FILE - Former Secretary of State Hillary Rodham Clinton speaks at an event March 23, 2015.
FILE - Former Secretary of State Hillary Rodham Clinton speaks at an event March 23, 2015.

After announcing her intention to run for president, Hillary Clinton hit the campaign trail Monday, taking with her the message of being a champion of ordinary Americans.  

Lara Brown of the Graduate School of Political Management at George Washington University says Clinton will face a difficult balancing act between conveying to the American public that she has enough experience for the job and bringing a fresh approach to U.S. policies.

"The real issue for her is going to be to try to separate her foreign policy objectives from President [Barack] Obama’s," said Brown. "She served as his secretary of state, and she will have a delicate dance, because she will not want to in any way malign or reduce President Obama’s credibility in the foreign policy arena, and at the same time she can’t really just be seen as a third term of President Obama."

Although she has not yet outlined her foreign policy platform, Clinton already has shown herself to be on the more hawkish side of the Democratic party on global affairs.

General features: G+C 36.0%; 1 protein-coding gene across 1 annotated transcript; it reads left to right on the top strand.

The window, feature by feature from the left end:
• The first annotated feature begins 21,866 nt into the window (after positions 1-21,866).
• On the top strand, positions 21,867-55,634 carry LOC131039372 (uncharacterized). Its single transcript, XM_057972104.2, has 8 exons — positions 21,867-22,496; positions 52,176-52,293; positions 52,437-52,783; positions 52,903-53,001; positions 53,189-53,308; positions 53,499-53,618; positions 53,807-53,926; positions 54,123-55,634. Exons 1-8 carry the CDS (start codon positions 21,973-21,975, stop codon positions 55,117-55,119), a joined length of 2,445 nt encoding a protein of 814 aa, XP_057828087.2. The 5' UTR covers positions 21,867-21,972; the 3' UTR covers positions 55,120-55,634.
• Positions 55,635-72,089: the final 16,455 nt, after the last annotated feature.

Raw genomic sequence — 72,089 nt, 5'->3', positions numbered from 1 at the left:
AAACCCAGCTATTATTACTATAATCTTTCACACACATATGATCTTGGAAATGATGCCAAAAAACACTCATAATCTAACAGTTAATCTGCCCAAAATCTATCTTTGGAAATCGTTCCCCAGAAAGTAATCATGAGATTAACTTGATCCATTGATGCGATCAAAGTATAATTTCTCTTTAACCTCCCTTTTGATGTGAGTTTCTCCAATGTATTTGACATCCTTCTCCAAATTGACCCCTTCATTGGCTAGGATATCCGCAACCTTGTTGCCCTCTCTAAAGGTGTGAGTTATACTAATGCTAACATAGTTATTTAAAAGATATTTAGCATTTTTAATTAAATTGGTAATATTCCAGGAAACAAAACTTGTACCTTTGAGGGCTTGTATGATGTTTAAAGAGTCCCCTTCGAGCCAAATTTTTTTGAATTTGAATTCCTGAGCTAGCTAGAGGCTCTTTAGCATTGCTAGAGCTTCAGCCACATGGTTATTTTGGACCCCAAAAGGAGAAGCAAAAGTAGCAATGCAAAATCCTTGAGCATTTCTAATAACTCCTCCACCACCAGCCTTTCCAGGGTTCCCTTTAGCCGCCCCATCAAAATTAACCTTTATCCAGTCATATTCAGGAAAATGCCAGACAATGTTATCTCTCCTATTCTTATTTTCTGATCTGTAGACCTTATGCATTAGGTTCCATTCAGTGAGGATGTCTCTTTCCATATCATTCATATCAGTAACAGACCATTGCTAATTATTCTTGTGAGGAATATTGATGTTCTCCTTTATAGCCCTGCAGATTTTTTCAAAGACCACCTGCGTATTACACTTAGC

In 2009, she argued for a surge of U.S. troops in Afghanistan, and for intervention in Libya in 2011.  She also pushed for a more active role in Syria, advocating the arming of Syrian rebels against President Bashar al-Assad.  As a senator, she voted for a resolution authorizing military action in Iraq in 2002.

Clinton has a loyal following among Democrats, and her years as the nation's first lady, then as a senator and finally as secretary of state give her considerable political heft.  

That experience, however, comes at a price, says political analyst Stuart Rothenberg of the Rothenberg and Gonzales Political Report.

"Her service as a senator and secretary of state will be under a microscope," said Rothenberg "We’ve already seen criticism about Benghazi and her performance there, and frankly, President Obama’s entire foreign policy will get lots of criticism from many people who are unhappy with his performance."

Potential Republican contenders are already focusing on parts of Clinton's foreign policy record, such as her response to the 2012 fatal attack on the U.S. consulate in Benghazi, Libya that left four Americans dead, including U.S. Ambassador Christopher Stevens.

Republican frontrunner Jeb Bush on Sunday was quick to criticize Clinton as a candidate who represents the past rather than the future.

"We must do better than the Obama-Clinton foreign policy that has damaged relationships with our allies and emboldened our enemies," he said in a video ad.

Rothenberg says Clinton most likely will try to portray herself as a tougher version of President Obama.

"She is going to try to convey a sense of strength, because there has been some criticism of President Obama: he draws a red line, he erases a red line, he draws another one; there has been a lot of criticism about the negotiation with Iran, and how much he has been willing to give away," he said.

For now, says Brown, the most important issue for the American public is the economy. But global events could change that agenda over the next two years.